So when the baker chooses to “pay” a supplier in bitcoins, he sends a message signed by his private key to the Bitcoin network. The Bitcoin network verifies the message and the “transaction” is confirmed.

    Nothing moves. The private key is still in the baker’s possession and the bank can make a lien on that if they want. They can’t, however, make a lien on the supplier’s “receiving” address or the corresponding private key because neither were ever the baker’s property.

    1. Peter

      Yves is a brilliant writer and thoughtful analyst, but she jumped the shark with her foray into bitcoin. This ridiculous post proves that she truly does not understand the power of bitcoin and its potential for personal and monetary freedom. She has become a dinosaur.

      1. alex morfesis

        yeah yeah, the “power of burpcoin2lips”

        a fully operational death star…

        computer screen capitalism…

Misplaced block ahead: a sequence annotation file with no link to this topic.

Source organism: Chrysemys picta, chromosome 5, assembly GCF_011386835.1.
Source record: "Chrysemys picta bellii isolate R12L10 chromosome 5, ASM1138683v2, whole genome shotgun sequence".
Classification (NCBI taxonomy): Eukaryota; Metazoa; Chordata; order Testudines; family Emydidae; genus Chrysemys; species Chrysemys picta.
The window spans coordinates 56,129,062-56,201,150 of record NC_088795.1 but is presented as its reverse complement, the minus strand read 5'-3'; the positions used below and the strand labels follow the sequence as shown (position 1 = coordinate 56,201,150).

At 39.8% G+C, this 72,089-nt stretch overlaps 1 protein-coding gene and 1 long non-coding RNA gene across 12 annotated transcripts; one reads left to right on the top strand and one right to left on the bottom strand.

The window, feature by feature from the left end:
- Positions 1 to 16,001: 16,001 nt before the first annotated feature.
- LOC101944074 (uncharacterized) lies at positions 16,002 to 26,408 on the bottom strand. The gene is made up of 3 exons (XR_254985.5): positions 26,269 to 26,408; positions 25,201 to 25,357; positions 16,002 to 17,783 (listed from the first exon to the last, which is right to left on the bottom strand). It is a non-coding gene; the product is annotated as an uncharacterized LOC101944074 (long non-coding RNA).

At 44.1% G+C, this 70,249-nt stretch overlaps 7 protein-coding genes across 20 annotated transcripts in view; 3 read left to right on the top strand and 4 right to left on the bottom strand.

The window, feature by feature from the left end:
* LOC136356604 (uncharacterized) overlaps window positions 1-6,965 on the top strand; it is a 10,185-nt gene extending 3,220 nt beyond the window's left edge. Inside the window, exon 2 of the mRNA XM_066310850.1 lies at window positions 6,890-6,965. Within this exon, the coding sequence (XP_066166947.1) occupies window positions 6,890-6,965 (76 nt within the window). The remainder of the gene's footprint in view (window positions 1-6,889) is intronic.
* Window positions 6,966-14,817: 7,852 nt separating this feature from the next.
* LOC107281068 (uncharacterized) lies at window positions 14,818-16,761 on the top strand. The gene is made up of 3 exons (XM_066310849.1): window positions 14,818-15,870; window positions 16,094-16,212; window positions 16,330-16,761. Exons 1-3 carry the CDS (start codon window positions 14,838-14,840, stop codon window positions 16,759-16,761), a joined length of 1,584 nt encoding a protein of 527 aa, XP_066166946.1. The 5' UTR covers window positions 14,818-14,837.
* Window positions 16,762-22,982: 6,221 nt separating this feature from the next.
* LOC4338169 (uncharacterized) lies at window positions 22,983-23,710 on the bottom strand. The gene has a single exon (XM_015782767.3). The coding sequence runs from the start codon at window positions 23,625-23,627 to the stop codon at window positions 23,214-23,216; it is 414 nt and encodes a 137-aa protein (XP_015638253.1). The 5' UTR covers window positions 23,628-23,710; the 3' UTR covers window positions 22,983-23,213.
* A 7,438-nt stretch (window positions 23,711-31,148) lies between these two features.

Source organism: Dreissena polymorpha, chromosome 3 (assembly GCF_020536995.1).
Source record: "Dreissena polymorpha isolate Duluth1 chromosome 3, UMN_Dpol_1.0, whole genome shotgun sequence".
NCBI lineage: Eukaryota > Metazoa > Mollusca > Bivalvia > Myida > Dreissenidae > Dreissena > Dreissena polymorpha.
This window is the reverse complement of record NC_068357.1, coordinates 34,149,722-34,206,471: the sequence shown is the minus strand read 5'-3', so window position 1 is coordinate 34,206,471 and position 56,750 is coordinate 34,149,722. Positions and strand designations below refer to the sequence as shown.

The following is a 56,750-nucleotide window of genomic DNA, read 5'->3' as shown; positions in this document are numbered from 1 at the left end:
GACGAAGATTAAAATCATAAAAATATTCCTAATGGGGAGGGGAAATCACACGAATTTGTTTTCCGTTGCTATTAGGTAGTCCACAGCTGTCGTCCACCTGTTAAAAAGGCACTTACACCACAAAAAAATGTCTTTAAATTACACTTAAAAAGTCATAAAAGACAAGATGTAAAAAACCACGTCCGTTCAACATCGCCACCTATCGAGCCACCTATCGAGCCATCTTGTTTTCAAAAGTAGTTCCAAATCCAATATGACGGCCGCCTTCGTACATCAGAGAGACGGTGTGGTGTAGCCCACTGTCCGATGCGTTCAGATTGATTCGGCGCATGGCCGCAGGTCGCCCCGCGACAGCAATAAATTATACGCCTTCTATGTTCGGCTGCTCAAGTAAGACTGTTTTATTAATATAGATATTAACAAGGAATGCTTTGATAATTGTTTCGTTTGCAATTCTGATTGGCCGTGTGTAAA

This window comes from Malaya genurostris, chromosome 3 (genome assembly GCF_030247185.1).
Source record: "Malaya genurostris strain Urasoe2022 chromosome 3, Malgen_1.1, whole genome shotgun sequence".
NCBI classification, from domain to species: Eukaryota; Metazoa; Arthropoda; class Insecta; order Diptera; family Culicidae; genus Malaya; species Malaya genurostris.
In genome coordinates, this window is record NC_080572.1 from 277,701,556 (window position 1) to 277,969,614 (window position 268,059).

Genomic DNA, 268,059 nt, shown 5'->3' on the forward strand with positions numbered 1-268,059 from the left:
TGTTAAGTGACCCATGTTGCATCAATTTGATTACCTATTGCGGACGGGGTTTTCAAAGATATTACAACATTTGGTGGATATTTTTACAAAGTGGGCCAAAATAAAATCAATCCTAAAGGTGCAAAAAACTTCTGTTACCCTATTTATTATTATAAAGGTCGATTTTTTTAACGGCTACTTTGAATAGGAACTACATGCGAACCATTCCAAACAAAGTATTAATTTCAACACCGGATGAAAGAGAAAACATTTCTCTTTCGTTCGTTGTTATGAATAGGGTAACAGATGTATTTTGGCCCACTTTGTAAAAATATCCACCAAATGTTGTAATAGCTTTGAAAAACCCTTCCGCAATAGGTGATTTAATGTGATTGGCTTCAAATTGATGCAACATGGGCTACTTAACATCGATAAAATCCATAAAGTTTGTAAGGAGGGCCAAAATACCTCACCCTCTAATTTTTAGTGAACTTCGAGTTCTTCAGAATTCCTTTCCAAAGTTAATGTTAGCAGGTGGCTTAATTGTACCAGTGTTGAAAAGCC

it says so right there in my hard drive so it must really
        be there…

        the same crowd that kept watching that same computer
        screen, insisting that no one really understood the
        power of AOL…

        dinosaurs have memories…

        1. milesc

          You sound a lot like someone who would have rubbished the idea of the internet and email back in the day. Plenty declared the internet to be a fad, used only by geeks in their bedrooms. How far we have come!

        2. Peter

          One becomes a dinosaur when their hard-wired brains no longer see it as possible for the status quo to ever *really* change.